A China-based business source with knowledge of discussion among senior European officials said there had been a “clear effort” by the U.S. government over the past six months to introduce a coordinated approach to Chinese industrial policy, but that Trump’s proposed metals tariffs under section 232 of the Trade Expansion Act of 1962 had undermined support from Europe.

    “Senior Trump administration officials had directly approached European leaders at a senior level. There had been a willingness to do something together on China. That’s impossible right now. You can’t cooperate when you’re getting whacked around”, the person told Reuters.


    https://www.reuters.com/article/us-...ines-mexico-border-wall-designs-idUSKCN1GP0DI
     
    • Thanks Thanks x 1
  2. Get Ya Wig Split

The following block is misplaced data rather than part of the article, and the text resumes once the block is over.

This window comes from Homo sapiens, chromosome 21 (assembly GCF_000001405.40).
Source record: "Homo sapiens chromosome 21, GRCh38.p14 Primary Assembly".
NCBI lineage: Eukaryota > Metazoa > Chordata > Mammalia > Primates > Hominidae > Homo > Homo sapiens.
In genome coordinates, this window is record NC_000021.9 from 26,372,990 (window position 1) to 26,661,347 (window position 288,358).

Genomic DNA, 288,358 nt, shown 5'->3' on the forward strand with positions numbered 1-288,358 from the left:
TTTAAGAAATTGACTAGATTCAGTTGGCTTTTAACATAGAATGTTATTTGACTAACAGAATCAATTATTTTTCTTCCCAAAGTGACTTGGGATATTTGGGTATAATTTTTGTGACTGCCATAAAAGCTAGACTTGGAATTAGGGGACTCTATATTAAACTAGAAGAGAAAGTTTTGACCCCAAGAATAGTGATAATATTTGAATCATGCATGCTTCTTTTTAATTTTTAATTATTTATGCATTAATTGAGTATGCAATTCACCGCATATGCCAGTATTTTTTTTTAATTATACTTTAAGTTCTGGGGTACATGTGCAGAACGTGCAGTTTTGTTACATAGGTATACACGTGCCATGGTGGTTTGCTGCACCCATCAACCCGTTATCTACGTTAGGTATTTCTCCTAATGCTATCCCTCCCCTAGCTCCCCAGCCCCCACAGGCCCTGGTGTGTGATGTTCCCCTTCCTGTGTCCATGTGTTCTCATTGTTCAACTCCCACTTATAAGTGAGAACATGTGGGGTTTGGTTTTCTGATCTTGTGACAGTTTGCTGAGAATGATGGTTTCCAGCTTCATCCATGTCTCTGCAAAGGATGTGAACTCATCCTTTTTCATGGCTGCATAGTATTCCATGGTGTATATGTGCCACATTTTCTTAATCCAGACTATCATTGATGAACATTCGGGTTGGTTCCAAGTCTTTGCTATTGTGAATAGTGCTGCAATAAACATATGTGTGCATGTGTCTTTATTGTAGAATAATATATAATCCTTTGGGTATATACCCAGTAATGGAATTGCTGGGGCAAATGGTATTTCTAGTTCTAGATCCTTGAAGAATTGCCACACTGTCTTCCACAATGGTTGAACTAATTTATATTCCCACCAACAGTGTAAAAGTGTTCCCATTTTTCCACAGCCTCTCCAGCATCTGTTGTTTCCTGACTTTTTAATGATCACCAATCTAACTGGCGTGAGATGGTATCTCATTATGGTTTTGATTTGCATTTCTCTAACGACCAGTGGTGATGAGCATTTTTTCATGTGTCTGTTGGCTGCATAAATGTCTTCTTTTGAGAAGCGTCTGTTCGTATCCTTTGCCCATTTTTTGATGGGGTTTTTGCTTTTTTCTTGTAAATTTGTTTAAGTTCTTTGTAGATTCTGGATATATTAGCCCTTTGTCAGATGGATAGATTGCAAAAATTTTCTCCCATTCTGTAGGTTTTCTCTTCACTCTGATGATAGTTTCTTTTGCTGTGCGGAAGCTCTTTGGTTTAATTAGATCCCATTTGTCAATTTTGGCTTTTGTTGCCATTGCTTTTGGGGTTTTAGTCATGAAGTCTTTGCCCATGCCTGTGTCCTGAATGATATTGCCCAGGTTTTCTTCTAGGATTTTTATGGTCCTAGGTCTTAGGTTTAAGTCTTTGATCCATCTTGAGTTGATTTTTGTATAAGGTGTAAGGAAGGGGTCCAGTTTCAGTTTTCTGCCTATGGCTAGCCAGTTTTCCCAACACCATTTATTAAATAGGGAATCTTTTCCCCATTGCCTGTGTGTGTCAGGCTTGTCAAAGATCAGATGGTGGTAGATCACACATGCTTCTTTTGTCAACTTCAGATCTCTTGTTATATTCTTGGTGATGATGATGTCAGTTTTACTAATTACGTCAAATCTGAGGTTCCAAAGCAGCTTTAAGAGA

Get Ya Wig Split FULL MEMBER

    New Recruit

    Messages:
    58
    Joined:
    Feb 22, 2017
    Ratings:
    +0 / 70 / -0
    Country:
    United States
    Location:
    United States
  3. randomradio

    randomradio SENIOR MEMBER

    Messages:
    6,064
    Joined:
    Feb 14, 2016
    Ratings:
    +11 / 4,167 / -22
    Country:
    India
    Location:
    India
    A trade war will be interesting.
     
  4. The SC

    The SC ELITE MEMBER

    Messages:
    15,326
    Joined:
    Feb 13, 2012
    Ratings:
    +16 / 15,546 / -0
    Country:
    Canada
    Location:
    Canada
    Well, as a very shroud businessman and a market maker, Trump is telling the world, business is business.. you make money in our market, we make money too.. and you can do the same with us in your markets..
     
  5. Zibago

    Zibago ELITE MEMBER

    Messages:
    31,583
    Joined:
    Feb 21, 2012
    Ratings:
    +11 / 48,814 / -3
    Country:
    Pakistan
    Location:
    Pakistan
    Donald Trump eyes massive tariffs on China tech sector